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'A Difficult Assignment'

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College to bring expenses in line with reduced revenues

The worldwide economic crisis has touched Dartmouth. With the endowment's 6 percent drop in value last quarter (see below), President James Wright has announced a process to bring the College budget back into balance.

More than a third of the College's $420 million operating budget (excluding grants) is supported by an endowment distribution. "The College is blessed with an endowment that has been enhanced greatly over the years by positive investment returns and by remarkably generous alumni/ae and friends," the president wrote in a letter to the community Nov. 13. "We need to reduce expenses to preserve that strength."

Wright appointed Provost Barry Scherr and Executive Vice President Adam Keller to lead a consultative process to adjust projected expenses by up to 10 percent, or $40 million, over the next two fiscal years. The professional schools also will take necessary measures to ensure balanced budgets. "We understand this is a difficult period for Dartmouth and the community," they wrote in a second letter Nov. 13. "Hard decisions lie ahead."

The Board of Trustees, in a meeting in early November, agreed with the College's priorities: to protect financial aid; to protect academic strength; and to "do all we can to support Dartmouth's employees," Wright wrote. Though the College has started to cut back compensation expenses through attrition, "it is not likely to be sufficient to meet our objectives."

Scherr and Keller announced a series of measures, including an immediate freeze on external hiring of staff to provide opportunities to existing staff to transfer into open positions. They also will seek a reduction of 5 percent in discretionary spending through this fiscal year, ending June 30, 2009.

"We commend the College on its transparency," The Dartmouth wrote in an editorial the next day, "Tightening Our Belts." "While the staff hiring freeze is certainly unfortunate," the editorial board concluded, "the hiring of faculty should remain untouched for as long as possible." The Dartmouth also praised the College's commitment to protect financial aid, "an assurance that a number of peer institutions have not been able to make."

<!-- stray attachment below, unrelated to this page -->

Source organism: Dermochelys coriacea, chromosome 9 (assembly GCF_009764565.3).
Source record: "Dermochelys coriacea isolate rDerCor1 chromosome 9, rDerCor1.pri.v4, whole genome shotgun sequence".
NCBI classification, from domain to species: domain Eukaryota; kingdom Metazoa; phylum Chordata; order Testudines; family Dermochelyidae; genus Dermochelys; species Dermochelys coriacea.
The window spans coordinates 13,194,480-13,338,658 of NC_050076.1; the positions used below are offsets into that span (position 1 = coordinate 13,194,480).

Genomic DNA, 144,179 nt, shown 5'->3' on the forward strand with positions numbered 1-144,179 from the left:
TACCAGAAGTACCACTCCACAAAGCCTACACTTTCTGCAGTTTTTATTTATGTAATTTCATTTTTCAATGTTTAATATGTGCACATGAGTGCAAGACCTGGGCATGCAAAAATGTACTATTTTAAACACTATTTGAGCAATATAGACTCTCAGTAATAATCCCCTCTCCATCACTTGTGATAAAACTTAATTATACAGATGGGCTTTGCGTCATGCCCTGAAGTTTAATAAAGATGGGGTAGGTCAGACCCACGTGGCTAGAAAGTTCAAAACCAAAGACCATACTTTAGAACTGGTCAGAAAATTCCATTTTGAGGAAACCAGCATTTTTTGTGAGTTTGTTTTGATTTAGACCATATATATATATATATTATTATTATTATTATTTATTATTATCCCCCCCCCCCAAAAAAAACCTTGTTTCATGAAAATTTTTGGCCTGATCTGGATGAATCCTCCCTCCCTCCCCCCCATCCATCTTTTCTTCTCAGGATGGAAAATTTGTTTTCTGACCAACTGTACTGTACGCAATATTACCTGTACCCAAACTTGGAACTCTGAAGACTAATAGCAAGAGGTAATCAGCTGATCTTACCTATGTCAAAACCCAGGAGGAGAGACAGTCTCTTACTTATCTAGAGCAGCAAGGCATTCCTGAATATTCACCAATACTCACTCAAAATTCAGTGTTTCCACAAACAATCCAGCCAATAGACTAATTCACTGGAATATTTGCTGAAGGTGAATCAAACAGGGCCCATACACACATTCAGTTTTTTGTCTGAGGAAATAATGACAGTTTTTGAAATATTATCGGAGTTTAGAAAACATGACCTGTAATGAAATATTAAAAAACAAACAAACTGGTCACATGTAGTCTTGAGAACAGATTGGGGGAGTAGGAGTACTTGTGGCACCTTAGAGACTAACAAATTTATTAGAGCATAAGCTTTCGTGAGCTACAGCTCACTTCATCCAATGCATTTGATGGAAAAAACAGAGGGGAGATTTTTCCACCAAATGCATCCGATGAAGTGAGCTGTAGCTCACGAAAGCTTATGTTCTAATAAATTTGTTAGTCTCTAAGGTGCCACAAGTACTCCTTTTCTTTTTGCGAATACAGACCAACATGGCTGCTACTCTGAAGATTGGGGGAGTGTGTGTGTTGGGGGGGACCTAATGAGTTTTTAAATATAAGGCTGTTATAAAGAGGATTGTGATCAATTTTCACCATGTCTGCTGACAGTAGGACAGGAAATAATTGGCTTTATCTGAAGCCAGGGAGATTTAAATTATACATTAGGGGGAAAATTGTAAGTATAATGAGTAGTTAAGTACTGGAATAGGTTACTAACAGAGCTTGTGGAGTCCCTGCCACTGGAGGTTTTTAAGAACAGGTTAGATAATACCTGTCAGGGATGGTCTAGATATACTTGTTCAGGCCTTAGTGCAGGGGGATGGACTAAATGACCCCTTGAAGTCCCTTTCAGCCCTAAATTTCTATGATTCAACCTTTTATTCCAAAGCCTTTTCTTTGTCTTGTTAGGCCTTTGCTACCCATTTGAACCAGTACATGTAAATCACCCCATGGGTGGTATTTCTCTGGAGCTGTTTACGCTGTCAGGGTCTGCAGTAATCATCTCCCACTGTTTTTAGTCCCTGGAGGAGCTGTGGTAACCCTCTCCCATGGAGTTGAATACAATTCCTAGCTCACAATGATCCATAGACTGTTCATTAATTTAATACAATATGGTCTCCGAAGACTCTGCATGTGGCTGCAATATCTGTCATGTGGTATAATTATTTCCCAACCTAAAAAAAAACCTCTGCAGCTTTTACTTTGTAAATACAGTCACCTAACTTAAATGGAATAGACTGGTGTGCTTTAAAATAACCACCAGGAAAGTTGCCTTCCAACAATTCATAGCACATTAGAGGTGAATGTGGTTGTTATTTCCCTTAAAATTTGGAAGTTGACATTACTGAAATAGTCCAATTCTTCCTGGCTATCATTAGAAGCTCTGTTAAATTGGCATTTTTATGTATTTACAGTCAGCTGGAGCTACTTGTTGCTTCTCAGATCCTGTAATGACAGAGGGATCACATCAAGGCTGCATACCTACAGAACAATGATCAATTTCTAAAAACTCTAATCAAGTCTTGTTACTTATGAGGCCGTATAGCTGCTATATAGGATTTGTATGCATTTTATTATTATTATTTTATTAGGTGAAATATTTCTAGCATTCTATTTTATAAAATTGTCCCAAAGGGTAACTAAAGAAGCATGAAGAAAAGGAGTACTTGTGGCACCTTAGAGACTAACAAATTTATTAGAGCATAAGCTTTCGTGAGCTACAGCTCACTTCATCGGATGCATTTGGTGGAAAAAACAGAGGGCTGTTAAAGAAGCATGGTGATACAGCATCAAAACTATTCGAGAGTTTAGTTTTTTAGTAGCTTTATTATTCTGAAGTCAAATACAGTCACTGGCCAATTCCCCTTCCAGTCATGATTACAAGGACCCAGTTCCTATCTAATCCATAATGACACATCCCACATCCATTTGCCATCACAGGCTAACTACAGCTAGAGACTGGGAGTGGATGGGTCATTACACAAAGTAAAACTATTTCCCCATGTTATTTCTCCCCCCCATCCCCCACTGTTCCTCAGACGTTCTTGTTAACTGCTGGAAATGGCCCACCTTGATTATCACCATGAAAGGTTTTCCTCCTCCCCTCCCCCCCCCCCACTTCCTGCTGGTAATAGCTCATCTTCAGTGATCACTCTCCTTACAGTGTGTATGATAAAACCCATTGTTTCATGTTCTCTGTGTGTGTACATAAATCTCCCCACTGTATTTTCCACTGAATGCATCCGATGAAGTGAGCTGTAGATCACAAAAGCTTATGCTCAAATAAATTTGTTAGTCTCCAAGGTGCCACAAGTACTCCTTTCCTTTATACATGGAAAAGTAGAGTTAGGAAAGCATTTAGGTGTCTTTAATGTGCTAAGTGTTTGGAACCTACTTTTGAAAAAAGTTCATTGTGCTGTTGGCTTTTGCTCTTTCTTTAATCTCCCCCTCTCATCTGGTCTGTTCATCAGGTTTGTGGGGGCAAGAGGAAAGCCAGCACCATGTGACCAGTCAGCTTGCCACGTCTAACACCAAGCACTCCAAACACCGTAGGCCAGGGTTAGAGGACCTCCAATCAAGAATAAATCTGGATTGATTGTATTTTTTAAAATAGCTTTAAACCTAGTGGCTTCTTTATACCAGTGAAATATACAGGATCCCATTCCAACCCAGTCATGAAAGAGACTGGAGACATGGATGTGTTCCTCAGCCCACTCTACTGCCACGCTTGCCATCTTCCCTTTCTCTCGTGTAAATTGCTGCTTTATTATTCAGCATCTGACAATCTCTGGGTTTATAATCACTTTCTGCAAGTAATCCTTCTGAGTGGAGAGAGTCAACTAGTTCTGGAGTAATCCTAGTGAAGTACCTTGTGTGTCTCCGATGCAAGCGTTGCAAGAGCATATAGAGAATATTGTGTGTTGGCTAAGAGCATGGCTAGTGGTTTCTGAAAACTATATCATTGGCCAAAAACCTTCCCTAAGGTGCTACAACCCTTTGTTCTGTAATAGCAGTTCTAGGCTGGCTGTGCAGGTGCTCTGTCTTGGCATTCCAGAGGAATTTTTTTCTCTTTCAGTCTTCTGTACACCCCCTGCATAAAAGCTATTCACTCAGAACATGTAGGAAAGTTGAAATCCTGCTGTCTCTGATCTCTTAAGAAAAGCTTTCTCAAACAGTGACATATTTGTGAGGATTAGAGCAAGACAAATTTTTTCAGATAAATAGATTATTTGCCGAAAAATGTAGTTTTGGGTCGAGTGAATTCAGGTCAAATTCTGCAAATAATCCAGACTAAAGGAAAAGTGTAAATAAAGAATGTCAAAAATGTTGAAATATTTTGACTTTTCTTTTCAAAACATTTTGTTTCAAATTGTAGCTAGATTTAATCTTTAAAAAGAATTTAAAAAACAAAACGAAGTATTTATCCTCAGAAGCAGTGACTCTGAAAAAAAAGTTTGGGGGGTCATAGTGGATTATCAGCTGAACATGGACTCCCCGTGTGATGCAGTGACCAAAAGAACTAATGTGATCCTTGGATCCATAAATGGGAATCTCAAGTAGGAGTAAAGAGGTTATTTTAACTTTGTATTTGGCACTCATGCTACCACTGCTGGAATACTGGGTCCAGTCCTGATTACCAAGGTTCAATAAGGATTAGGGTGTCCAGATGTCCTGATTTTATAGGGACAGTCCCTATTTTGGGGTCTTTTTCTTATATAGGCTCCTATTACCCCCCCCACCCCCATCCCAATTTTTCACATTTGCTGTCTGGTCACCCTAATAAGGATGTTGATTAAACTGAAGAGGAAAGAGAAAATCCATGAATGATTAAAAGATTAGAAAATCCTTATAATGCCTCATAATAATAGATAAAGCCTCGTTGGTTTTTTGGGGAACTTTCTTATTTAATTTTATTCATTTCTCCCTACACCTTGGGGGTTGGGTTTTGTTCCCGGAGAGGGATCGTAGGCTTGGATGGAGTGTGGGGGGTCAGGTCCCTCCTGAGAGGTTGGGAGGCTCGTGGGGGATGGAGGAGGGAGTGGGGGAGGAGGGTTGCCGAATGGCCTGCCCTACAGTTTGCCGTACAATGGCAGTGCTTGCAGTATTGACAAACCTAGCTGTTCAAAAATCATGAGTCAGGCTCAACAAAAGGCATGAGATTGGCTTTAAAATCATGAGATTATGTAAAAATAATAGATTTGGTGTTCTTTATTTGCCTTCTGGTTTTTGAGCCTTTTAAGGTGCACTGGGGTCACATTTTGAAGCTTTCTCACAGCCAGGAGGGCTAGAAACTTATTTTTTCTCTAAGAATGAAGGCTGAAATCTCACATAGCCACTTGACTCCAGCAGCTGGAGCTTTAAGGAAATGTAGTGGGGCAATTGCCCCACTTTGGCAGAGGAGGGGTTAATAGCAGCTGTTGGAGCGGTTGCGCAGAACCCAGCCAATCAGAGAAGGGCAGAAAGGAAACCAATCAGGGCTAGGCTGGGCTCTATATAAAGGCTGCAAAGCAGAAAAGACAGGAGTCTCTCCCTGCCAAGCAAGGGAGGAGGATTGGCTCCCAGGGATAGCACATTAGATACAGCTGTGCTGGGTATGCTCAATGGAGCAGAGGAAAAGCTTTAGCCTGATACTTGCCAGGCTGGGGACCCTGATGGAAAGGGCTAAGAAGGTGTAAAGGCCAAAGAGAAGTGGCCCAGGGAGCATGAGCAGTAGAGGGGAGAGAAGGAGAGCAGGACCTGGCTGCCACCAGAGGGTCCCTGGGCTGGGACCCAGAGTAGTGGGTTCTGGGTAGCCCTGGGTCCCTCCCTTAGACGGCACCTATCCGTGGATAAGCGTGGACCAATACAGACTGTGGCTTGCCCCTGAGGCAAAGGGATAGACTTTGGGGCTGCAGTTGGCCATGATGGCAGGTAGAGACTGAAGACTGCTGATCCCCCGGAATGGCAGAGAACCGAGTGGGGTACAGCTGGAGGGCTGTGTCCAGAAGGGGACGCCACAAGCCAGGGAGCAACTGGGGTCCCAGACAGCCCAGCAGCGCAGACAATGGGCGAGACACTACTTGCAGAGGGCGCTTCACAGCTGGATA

Construction will continue on projects already under way, Scherr and Keller announced, including the Class of 1978 Life Sciences Center, the Tuck Living and Learning Complex, and Biondi Park. Feasibility assessments were ordered for the Visual Arts Center and the renovation of West Stands at Memorial Field. Planning will be completed, but further funding must be identified for two projects: the Class of 1953 Commons and the C. Everett Koop Medical Science Complex. Two projects were deferred, since funding is clearly not in place: the replacement of Thayer Dining Hall and a new parking lot on Route 120.

Dartmouth's Endowment

Positive returns over five years, down 6 percent last quarter

The value of Dartmouth's endowment dropped in the last quarter. While the endowment grew by $1.5 billion in the past five years-a 12 percent annualized increase-it declined by $262 million to $3.39 billion in the three months ending Sept. 30. The decline was due to lower investment returns, as well as budgeted spending for operating expenses of the College. Returns declined 6 percent (-$224 million). Spending (-$65 million) was partially offset by new gifts and transfers (+$27 million).


Five years ending June 30, 2008:

Growth: +$1.5 billion


FY 2003: $2.1 billion
FY 2008: $3.66 billion


Three months ending Sept. 30, 2008:

Decline: -$262 million


June 2008: $3.66 billion
Sept. 2008: $3.39 billion


Return: -$224 million
Gifts and transfers: + $27 million
Spending: -$65 million

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Last Updated: 11/26/08